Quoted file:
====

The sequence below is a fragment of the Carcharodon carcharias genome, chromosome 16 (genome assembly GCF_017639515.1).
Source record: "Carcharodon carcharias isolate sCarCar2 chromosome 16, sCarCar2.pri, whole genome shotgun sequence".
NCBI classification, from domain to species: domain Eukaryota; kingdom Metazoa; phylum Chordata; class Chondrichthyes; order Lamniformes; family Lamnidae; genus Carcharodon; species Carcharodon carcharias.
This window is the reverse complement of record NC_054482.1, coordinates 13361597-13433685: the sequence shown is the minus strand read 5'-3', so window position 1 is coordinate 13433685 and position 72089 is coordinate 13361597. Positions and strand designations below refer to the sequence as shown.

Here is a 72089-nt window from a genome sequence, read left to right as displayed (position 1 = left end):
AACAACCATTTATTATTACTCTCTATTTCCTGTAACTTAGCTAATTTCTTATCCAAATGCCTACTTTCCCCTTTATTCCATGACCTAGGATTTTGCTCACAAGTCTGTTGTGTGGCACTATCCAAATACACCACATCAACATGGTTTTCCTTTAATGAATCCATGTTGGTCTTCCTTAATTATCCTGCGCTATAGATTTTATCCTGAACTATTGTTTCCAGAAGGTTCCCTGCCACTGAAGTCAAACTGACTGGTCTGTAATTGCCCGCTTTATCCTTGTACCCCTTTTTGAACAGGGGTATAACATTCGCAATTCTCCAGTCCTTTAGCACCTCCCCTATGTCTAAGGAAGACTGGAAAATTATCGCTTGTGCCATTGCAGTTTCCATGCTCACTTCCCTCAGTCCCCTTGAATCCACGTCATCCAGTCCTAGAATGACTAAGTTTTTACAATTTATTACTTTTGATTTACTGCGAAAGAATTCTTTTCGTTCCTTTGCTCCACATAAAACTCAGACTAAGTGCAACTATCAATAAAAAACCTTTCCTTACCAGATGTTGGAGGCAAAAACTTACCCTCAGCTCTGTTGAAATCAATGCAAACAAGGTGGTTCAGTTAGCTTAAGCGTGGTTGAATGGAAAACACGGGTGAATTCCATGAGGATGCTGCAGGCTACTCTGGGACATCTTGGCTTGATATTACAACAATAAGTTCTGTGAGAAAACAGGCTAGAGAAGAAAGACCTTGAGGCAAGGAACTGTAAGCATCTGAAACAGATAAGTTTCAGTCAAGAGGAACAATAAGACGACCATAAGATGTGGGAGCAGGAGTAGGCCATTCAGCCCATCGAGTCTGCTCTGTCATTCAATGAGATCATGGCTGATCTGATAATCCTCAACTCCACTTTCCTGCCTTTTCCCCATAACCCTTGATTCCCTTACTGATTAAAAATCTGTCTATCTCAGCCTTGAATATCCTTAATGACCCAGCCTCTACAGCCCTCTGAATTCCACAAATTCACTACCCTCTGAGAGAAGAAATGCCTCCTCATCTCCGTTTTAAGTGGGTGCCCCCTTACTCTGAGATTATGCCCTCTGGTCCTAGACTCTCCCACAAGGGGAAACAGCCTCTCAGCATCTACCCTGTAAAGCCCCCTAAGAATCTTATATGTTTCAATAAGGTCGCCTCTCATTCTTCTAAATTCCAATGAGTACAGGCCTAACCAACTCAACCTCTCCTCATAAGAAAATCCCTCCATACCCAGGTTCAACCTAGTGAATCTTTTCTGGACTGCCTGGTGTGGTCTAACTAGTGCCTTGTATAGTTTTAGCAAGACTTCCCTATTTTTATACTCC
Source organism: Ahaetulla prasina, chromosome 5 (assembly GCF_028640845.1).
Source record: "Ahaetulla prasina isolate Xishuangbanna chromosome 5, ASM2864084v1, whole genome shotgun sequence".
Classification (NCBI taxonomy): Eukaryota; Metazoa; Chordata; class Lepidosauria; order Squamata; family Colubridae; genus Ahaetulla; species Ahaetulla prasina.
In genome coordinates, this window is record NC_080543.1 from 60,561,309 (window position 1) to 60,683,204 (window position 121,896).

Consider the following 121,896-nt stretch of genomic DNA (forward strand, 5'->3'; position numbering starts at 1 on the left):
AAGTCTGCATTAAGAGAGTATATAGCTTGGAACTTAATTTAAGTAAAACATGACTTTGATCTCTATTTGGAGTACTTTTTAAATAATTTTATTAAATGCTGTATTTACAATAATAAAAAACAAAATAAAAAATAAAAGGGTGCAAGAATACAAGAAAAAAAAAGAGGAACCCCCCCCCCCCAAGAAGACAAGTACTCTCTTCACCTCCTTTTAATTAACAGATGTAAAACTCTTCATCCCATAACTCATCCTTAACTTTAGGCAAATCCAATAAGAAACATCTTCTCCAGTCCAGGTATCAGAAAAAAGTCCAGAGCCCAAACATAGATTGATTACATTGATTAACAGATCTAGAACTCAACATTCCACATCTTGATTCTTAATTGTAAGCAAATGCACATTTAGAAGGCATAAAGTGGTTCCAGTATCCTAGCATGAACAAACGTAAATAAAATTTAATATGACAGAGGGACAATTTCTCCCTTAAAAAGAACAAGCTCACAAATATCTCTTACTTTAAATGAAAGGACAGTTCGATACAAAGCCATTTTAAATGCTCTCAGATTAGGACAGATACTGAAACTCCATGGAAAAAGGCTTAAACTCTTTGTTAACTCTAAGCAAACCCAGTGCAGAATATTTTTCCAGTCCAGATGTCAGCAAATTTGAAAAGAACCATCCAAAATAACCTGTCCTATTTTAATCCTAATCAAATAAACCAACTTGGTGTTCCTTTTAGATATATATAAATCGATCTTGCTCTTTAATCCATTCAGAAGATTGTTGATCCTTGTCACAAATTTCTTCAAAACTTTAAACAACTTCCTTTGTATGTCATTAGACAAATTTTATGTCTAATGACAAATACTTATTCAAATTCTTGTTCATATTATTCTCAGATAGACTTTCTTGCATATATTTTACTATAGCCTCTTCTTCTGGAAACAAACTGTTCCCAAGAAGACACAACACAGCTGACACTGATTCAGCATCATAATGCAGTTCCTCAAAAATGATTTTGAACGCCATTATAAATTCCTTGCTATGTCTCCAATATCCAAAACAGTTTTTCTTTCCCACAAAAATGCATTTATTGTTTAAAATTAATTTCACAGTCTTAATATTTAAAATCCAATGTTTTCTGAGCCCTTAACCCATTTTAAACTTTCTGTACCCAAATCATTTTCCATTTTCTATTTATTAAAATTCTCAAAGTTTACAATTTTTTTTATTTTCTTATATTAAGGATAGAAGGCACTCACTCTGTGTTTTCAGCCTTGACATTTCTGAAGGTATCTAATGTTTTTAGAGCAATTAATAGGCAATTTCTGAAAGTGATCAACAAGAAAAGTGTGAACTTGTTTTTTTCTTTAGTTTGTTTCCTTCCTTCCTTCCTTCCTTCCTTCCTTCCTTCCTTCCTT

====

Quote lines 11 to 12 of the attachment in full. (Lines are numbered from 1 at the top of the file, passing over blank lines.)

Consider the following 121,896-nt stretch of genomic DNA (forward strand, 5'->3'; position numbering starts at 1 on the left):
AAGTCTGCATTAAGAGAGTATATAGCTTGGAACTTAATTTAAGTAAAACATGACTTTGATCTCTATTTGGAGTACTTTTTAAATAATTTTATTAAATGCTGTATTTACAATAATAAAAAACAAAATAAAAAATAAAAGGGTGCAAGAATACAAGAAAAAAAAAGAGGAACCCCCCCCCCCCAAGAAGACAAGTACTCTCTTCACCTCCTTTTAATTAACAGATGTAAAACTCTTCATCCCATAACTCATCCTTAACTTTAGGCAAATCCAATAAGAAACATCTTCTCCAGTCCAGGTATCAGAAAAAAGTCCAGAGCCCAAACATAGATTGATTACATTGATTAACAGATCTAGAACTCAACATTCCACATCTTGATTCTTAATTGTAAGCAAATGCACATTTAGAAGGCATAAAGTGGTTCCAGTATCCTAGCATGAACAAACGTAAATAAAATTTAATATGACAGAGGGACAATTTCTCCCTTAAAAAGAACAAGCTCACAAATATCTCTTACTTTAAATGAAAGGACAGTTCGATACAAAGCCATTTTAAATGCTCTCAGATTAGGACAGATACTGAAACTCCATGGAAAAAGGCTTAAACTCTTTGTTAACTCTAAGCAAACCCAGTGCAGAATATTTTTCCAGTCCAGATGTCAGCAAATTTGAAAAGAACCATCCAAAATAACCTGTCCTATTTTAATCCTAATCAAATAAACCAACTTGGTGTTCCTTTTAGATATATATAAATCGATCTTGCTCTTTAATCCATTCAGAAGATTGTTGATCCTTGTCACAAATTTCTTCAAAACTTTAAACAACTTCCTTTGTATGTCATTAGACAAATTTTATGTCTAATGACAAATACTTATTCAAATTCTTGTTCATATTATTCTCAGATAGACTTTCTTGCATATATTTTACTATAGCCTCTTCTTCTGGAAACAAACTGTTCCCAAGAAGACACAACACAGCTGACACTGATTCAGCATCATAATGCAGTTCCTCAAAAATGATTTTGAACGCCATTATAAATTCCTTGCTATGTCTCCAATATCCAAAACAGTTTTTCTTTCCCACAAAAATGCATTTATTGTTTAAAATTAATTTCACAGTCTTAATATTTAAAATCCAATGTTTTCTGAGCCCTTAACCCATTTTAAACTTTCTGTACCCAAATCATTTTCCATTTTCTATTTATTAAAATTCTCAAAGTTTACAATTTTTTTTATTTTCTTATATTAAGGATAGAAGGCACTCACTCTGTGTTTTCAGCCTTGACATTTCTGAAGGTATCTAATGTTTTTAGAGCAATTAATAGGCAATTTCTGAAAGTGATCAACAAGAAAAGTGTGAACTTGTTTTTTTCTTTAGTTTGTTTCCTTCCTTCCTTCCTTCCTTCCTTCCTTCCTTCCTTCCTT